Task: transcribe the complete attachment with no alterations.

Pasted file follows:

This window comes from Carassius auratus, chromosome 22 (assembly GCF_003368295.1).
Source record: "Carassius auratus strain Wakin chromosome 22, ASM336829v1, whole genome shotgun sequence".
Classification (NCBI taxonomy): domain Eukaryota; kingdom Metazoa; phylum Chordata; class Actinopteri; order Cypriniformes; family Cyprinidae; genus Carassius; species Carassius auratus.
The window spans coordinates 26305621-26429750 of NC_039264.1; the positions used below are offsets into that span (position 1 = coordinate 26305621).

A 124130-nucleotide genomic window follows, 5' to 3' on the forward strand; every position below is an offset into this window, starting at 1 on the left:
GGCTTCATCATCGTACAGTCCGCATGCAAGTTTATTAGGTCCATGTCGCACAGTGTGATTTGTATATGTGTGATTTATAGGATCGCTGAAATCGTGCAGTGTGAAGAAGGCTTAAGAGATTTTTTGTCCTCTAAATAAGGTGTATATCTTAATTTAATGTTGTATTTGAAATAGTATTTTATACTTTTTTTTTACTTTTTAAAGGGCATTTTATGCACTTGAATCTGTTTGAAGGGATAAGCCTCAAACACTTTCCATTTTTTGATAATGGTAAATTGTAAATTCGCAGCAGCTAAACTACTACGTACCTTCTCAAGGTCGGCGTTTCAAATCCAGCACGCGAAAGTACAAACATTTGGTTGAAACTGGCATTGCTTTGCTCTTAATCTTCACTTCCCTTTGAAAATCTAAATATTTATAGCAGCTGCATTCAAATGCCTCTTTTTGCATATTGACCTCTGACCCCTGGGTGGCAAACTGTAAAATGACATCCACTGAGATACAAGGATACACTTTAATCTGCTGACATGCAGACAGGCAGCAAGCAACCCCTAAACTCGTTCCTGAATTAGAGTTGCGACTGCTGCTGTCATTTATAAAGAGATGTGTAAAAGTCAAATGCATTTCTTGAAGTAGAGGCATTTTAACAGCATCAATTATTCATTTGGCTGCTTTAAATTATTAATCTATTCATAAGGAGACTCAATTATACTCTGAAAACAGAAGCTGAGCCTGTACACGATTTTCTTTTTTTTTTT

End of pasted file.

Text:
This window comes from Carassius auratus, chromosome 22 (assembly GCF_003368295.1).
Source record: "Carassius auratus strain Wakin chromosome 22, ASM336829v1, whole genome shotgun sequence".
Classification (NCBI taxonomy): domain Eukaryota; kingdom Metazoa; phylum Chordata; class Actinopteri; order Cypriniformes; family Cyprinidae; genus Carassius; species Carassius auratus.
The window spans coordinates 26305621-26429750 of NC_039264.1; the positions used below are offsets into that span (position 1 = coordinate 26305621).

A 124130-nucleotide genomic window follows, 5' to 3' on the forward strand; every position below is an offset into this window, starting at 1 on the left:
GGCTTCATCATCGTACAGTCCGCATGCAAGTTTATTAGGTCCATGTCGCACAGTGTGATTTGTATATGTGTGATTTATAGGATCGCTGAAATCGTGCAGTGTGAAGAAGGCTTAAGAGATTTTTTGTCCTCTAAATAAGGTGTATATCTTAATTTAATGTTGTATTTGAAATAGTATTTTATACTTTTTTTTTACTTTTTAAAGGGCATTTTATGCACTTGAATCTGTTTGAAGGGATAAGCCTCAAACACTTTCCATTTTTTGATAATGGTAAATTGTAAATTCGCAGCAGCTAAACTACTACGTACCTTCTCAAGGTCGGCGTTTCAAATCCAGCACGCGAAAGTACAAACATTTGGTTGAAACTGGCATTGCTTTGCTCTTAATCTTCACTTCCCTTTGAAAATCTAAATATTTATAGCAGCTGCATTCAAATGCCTCTTTTTGCATATTGACCTCTGACCCCTGGGTGGCAAACTGTAAAATGACATCCACTGAGATACAAGGATACACTTTAATCTGCTGACATGCAGACAGGCAGCAAGCAACCCCTAAACTCGTTCCTGAATTAGAGTTGCGACTGCTGCTGTCATTTATAAAGAGATGTGTAAAAGTCAAATGCATTTCTTGAAGTAGAGGCATTTTAACAGCATCAATTATTCATTTGGCTGCTTTAAATTATTAATCTATTCATAAGGAGACTCAATTATACTCTGAAAACAGAAGCTGAGCCTGTACACGATTTTCTTTTTTTTTTT